By TIM THORNBERRY
LOUISVILLE, Ky. — The first line of My Old Kentucky Home, the state’s official song reads, “The sun shines bright in the old Kentucky home.”
That was not the case last Saturday as the world looked on to watch the Kentucky Derby, arguably the most famous horse race in the universe.
It rained most of the day and was cloudy and cool; not the sunny day hoped for by the more than 150,000 fans that made their way to the track or the league of reporters who came from all parts of the globe or the people in charge of caring for the track and the list goes on.
But unlike NASCAR which stopped its race in Talladega, Ala., for three hours because of rain, the Kentucky Derby ran on schedule much to the delight of a horse named Orb and his trainer called Shug.
The Kentucky native, Claude “Shug” McGaughey grew up in the heart of horse country and said before the race, the Derby was the one he always wanted.
His quiet demeanor and stocky frame make him look more like a grandpa or favorite uncle but McGaughey, a Hall of Fame trainer based in New York since 1986, is in the same league as all the famous names, like Lukas and Baffert, Stephens and Zito. But the Kentucky Derby had always eluded him, until last Saturday. In the press conference held after the race, McGaughey said it was a huge thrill to win the race.
“It’s a race I have always wanted to win and always wanted to compete in and I thought I had the right horse and found today we had the right horse,” he said. “There are a lot of people to thank;
I’m just the person who pushed the button.”
He added that he had been more excited than nervous on Derby day and his horse had done everything well and had done everything well all winter. The horse worked well on the track at Churchill Downs all week and even handled all the events going on around him such as being in the busy paddock area and even the post parade where the horses come out on the track before the thousands of race fans.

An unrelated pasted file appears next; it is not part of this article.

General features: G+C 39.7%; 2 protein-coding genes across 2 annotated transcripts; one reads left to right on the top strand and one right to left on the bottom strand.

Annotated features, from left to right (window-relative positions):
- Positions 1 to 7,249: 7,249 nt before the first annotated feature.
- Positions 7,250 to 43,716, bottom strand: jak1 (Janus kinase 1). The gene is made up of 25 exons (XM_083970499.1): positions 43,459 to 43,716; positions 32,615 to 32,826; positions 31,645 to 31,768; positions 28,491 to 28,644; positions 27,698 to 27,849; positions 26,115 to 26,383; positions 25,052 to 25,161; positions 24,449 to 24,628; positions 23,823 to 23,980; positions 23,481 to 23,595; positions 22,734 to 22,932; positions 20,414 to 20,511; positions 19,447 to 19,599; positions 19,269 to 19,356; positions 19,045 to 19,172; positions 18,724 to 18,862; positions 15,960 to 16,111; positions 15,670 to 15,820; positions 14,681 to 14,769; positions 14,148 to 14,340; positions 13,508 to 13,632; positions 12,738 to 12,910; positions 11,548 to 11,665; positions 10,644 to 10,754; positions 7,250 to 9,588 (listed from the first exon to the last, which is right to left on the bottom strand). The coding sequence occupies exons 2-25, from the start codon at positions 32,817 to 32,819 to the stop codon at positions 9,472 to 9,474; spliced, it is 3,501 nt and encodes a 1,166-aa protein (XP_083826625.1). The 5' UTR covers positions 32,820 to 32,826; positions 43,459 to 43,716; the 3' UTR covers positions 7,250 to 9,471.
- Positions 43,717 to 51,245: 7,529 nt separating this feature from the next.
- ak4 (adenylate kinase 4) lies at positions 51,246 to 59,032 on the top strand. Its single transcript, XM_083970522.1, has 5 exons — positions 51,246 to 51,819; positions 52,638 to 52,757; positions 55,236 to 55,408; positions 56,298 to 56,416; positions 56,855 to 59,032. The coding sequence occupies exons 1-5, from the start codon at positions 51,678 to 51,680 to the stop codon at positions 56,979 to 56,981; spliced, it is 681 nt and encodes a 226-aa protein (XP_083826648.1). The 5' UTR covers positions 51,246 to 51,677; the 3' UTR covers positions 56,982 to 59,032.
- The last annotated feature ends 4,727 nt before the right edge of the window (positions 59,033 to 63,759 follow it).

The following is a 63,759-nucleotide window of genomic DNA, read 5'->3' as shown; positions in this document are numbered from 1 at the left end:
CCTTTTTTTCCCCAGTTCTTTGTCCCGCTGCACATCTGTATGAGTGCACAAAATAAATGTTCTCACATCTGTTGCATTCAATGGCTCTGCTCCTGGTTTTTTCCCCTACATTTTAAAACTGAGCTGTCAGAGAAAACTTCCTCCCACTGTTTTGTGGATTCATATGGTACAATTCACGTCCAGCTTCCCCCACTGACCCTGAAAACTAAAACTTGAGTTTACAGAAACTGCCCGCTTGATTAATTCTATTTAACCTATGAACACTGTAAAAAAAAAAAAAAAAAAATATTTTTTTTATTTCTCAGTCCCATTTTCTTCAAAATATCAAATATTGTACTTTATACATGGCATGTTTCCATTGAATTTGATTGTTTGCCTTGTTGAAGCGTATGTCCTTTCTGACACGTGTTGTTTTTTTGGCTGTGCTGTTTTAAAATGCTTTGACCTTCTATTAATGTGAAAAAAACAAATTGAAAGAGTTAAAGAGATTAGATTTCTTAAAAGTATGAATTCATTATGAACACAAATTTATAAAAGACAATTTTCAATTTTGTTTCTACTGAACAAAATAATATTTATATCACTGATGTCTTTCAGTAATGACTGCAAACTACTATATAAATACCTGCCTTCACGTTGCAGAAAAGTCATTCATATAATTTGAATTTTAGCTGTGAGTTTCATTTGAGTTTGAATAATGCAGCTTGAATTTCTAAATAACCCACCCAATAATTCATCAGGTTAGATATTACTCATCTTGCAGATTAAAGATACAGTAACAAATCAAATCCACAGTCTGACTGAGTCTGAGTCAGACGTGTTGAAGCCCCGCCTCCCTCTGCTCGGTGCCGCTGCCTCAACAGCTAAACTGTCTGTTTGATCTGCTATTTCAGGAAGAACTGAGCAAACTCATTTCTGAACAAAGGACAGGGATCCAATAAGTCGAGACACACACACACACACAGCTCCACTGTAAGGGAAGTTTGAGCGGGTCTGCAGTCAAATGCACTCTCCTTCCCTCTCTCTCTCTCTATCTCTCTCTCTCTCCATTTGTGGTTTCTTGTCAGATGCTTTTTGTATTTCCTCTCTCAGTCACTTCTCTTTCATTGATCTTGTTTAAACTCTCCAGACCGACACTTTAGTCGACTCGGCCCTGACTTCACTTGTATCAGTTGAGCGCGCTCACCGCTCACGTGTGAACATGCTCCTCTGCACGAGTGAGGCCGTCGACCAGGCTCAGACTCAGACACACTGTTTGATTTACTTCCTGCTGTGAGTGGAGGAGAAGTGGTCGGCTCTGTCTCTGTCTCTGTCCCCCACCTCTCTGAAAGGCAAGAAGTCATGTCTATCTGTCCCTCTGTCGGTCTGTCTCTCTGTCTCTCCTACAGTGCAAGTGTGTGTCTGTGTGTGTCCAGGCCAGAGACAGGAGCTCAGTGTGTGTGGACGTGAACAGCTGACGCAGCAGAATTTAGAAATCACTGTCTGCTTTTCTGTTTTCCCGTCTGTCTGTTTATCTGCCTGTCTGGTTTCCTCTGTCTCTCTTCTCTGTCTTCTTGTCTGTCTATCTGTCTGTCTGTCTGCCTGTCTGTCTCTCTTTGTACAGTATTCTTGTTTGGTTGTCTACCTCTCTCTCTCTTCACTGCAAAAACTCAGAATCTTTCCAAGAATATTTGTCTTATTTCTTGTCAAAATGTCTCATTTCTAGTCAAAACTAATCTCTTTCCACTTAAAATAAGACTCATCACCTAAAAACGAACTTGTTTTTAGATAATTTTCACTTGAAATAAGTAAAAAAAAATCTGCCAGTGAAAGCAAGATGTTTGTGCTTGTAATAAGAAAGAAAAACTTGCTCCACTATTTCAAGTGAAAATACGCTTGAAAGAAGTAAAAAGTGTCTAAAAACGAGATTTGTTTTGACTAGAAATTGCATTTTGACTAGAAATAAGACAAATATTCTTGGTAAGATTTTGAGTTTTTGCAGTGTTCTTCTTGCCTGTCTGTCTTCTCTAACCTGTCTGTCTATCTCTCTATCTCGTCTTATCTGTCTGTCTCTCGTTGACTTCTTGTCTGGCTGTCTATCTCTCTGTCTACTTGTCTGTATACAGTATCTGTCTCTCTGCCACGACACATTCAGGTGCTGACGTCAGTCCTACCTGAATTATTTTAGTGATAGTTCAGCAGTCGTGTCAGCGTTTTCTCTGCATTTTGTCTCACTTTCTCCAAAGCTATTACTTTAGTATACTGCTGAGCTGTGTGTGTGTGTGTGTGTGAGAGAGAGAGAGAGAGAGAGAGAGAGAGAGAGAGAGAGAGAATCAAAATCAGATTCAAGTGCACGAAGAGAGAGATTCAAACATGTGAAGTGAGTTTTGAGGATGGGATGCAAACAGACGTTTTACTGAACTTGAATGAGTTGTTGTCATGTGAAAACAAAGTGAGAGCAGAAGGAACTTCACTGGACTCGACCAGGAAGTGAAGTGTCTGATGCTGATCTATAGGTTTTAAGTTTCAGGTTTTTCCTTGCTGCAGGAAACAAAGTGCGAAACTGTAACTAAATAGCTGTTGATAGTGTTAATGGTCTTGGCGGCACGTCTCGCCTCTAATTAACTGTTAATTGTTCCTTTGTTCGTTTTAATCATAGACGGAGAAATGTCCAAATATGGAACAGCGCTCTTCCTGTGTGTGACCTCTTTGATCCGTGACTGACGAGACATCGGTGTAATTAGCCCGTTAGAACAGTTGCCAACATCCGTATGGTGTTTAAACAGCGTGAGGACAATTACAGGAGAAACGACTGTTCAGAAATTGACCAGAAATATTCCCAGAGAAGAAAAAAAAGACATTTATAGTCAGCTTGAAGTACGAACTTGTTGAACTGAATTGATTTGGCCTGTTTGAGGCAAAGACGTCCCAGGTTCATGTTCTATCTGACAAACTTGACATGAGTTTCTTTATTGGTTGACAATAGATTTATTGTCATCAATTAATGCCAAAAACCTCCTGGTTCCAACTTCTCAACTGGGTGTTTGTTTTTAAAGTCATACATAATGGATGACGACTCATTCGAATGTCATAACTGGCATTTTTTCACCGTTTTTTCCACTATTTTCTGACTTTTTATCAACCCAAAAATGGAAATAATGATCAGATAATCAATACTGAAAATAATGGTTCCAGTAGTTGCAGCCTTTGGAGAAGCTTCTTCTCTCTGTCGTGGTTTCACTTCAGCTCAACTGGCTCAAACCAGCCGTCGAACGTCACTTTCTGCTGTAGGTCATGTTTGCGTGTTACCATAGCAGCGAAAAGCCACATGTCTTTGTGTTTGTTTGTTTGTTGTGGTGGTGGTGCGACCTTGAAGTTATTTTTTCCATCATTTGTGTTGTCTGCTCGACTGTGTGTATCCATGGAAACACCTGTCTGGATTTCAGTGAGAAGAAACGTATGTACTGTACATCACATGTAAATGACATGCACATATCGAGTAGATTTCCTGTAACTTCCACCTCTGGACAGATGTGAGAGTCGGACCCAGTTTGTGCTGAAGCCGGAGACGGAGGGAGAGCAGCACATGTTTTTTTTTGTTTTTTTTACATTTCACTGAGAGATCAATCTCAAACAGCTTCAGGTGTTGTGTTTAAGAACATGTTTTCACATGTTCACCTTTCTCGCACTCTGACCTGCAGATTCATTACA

The owners of Orb, Stuart Janney and Ogden Mills “Dinny” Phipps, were present at the post-race press conference. It was Phipps’ father who won a coin toss against another horse owner named Penny Chenery for a pick between a filly and a colt from their famous stallion, Bold Ruler. Phipps picked the filly and the colt would become known as Secretariat.
While it became a pivotal point in the Walt Disney movie about Secretariat, it didn’t seem to matter much to the co-owner of this year’s Derby. He said in the press conference about his first Derby win that he was thrilled.
McGaughey when asked how winning the Derby would change his life, replied, “Well, I’m not going to have to worry about it anymore because I worried about it for a while … inside that thought was always there.”
Ironically, it was a day, weather wise, much like last Saturday in 1989 when McGaughey brought another horse named Easy Goer to the Derby and finished second.
The Derby is the first race in the famed Triple Crown series. Orb will now be on his way to the Preakness held in Baltimore in two weeks. If the horse manages to win there, he will head to his home court at Belmont in New York.
“I’m just thankful to have had the opportunity and a chance to win,” McGaughey said after the race.